16. The gap in living conditions between rich and poor nations is vast. 75 percent of the world’s population lives in overpopulated, underdeveloped areas, but they only produce 1/10 of the world’s industrial output and 1/12 of electrical power. Some nations remain poor because their climate and geography prevent them from moving ahead. Other nations are engaged in continuous warfare. But wealthy nations are also responsible. History of colonialism (a territory controlled by a powerful country that exploits the land and the people for its own benefit) and economic domination have left poor nations without the necessary resources or power to move ahead. Although officially ended around the 1960s, the effects of colonialism are still present in nations once under colonial rule. Chapter 3, Activity 2 Sustainable Earth There are a number of websites that help people to calculate whether their carbon footprint is sustainable. One of the better ones can be found at http://sustainability.publicradio.org/consumerconsequences/. You could do this in class if you have a computer and projector, using a variety of different scenarios or students from the class.   Possible Questions for the Class to Consider: What is the single biggest source of unsustainability? What things, if any, would you be willing to do to get to a sustainable life? What would be the hardest change to make?
  17. Decisions of transnational corporations to build or not to build, to relocate a plant, to begin marketing a new product, or to scrap an old one have a tremendous impact on the lives of ordinary citizens in the countries in which they operate and in which they invest. Arms Sales Wealthy nations sell or give armaments to poorer nations. Since the end of the Cold War, the United States has sold weapons abroad worth well over $100 billion. The United States is actively engaged in promoting and financing weapons exports through 6,500 full-time government employees in the Defense, Commerce, and State Departments. Arms sales have negative consequences: Fan the flames of war. The U.S. sells arms to countries already in conflict. The United States is the “informal shopping center” of terrorists, mercenaries, and international criminals. People buy arms through lax controls at stores. Blowback from arms sales. Example: Weapons sold to Iraq in its war against Iran were used against the United States in the Gulf War. Arms have been sold to countries who violate human rights and to countries that are undemocratic but that support U.S. interests. Corporate Dumping Occurs when corporations export goods that have been banned or not approved for sale in the United States because they are dangerous. These products usually end up in poor nations. These countries often do not bar the importation of hazardous products. Many of their poor citizens are illiterate and therefore tend to be unaware of the hazards involved with the use of such products. Corporate dumping also occurs when countries ship toxic waste to other nations for disposal. The United States has strict controls on removing hazardous waste so taking waste to poor nations, without controls, saves money.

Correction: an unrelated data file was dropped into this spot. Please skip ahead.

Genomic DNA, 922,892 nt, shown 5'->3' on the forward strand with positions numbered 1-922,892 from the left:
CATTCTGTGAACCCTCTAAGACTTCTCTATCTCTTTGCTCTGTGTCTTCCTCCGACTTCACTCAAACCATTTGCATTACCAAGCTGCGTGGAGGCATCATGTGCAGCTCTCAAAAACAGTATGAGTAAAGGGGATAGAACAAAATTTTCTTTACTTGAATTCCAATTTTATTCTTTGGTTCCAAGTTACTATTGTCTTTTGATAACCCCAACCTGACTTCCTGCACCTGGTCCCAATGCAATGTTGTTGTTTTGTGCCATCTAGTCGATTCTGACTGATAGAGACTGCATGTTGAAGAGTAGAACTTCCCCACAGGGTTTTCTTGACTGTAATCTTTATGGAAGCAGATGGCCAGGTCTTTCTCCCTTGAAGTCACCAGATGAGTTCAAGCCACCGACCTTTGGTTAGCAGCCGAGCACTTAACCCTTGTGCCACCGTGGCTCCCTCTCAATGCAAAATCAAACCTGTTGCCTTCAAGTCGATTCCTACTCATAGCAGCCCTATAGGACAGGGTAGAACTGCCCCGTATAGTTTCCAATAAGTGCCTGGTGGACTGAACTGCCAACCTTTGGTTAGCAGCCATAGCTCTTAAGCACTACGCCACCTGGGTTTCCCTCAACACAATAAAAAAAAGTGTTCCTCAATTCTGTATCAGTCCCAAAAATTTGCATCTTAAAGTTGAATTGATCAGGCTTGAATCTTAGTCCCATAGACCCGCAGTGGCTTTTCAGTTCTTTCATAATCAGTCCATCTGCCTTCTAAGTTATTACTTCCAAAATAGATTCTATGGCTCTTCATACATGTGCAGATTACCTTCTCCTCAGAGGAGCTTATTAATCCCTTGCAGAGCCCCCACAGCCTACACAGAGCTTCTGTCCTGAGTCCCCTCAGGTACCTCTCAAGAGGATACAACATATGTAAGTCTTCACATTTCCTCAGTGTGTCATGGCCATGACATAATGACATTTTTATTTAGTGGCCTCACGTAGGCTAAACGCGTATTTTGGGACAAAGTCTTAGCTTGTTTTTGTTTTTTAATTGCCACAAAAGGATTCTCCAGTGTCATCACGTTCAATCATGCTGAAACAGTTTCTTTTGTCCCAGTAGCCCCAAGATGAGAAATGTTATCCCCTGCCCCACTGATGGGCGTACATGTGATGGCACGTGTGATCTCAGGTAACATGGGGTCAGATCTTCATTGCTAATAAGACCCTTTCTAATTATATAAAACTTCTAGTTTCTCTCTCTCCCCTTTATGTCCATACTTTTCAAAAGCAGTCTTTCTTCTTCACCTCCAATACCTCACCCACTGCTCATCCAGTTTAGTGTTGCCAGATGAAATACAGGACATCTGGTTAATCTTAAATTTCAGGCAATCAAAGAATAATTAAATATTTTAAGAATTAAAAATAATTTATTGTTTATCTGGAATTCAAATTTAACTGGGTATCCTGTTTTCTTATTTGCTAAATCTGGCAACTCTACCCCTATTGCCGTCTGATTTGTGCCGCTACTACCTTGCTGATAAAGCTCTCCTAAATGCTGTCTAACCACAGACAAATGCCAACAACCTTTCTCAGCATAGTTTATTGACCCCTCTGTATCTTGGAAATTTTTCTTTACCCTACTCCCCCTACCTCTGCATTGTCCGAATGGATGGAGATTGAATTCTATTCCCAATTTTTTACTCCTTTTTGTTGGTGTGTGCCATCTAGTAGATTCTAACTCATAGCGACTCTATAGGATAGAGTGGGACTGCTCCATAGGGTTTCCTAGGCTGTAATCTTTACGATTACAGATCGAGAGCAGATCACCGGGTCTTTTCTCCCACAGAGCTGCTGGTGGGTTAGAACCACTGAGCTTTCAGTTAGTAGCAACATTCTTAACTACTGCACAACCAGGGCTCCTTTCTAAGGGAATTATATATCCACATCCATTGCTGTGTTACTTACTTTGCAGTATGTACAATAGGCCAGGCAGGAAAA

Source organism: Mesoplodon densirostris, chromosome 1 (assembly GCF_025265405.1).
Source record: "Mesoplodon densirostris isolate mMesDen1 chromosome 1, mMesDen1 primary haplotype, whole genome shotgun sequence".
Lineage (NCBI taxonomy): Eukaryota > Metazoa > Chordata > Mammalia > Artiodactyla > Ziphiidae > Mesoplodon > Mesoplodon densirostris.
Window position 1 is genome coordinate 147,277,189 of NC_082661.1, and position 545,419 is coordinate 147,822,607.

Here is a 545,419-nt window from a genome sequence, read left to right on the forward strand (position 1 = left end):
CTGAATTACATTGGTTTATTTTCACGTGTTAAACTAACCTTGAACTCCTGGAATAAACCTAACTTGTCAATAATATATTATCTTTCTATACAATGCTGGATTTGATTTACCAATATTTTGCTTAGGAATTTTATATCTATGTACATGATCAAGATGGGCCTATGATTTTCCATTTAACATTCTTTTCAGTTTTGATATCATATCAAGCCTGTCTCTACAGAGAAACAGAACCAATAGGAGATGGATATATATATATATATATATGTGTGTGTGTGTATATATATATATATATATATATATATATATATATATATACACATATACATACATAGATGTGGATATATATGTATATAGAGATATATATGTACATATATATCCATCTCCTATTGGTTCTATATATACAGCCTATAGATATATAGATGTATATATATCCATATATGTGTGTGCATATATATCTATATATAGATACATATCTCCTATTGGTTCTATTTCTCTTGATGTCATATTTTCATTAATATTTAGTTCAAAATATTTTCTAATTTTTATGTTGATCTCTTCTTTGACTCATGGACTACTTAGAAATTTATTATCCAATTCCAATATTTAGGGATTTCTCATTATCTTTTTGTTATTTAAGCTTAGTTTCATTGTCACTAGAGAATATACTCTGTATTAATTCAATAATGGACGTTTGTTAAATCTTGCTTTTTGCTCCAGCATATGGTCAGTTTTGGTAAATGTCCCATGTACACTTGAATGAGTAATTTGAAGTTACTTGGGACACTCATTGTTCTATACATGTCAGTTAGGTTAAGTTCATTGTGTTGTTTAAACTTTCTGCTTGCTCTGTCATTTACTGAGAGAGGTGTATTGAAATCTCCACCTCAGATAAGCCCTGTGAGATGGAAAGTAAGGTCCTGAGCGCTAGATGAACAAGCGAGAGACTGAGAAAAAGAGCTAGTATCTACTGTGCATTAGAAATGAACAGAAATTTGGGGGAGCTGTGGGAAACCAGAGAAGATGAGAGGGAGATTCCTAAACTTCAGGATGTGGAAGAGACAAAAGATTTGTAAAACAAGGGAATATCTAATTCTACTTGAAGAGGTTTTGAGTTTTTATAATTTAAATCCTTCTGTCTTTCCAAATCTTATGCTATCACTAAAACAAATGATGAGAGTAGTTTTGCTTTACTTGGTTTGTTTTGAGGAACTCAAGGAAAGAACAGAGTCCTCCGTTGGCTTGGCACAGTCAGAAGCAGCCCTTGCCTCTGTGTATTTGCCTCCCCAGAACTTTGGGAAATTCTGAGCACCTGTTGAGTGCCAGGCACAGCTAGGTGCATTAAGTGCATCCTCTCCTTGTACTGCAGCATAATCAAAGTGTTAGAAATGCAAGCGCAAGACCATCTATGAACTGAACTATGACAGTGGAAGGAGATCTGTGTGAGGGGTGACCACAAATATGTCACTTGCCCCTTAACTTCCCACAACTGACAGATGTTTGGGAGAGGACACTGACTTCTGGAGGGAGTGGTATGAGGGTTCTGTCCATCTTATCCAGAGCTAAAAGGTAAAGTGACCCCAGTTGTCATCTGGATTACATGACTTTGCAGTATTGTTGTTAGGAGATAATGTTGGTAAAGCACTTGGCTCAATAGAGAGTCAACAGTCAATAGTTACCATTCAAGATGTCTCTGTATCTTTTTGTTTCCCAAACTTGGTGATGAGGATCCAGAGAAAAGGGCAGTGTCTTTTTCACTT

18. In the global economy, the fate of the world’s poorest nations and the poor within these nations are of crucial importance to all nations. Gaps in income, education, and other quality of life measures make the world less safe. Wealthy nations can help, if: The aid is truly humanitarian (such as technology, medical sup- plies, food, inoculation programs, family planning, agricultural equipment, sewage treatment systems, water treatment) and not military aid The aid reaches the intended targets (those in need), not the well-off elites The governments in the impoverished nations have sensible plans for using the new resources, such as spending on health (e.g., the vaccination of children) and education, especially for women If the United States and other nations do not help poor nations, the world is at risk of a huge gap between those who have and those who don’t. Wealthy nations will be affected by these poor nations if they fall into greater poverty.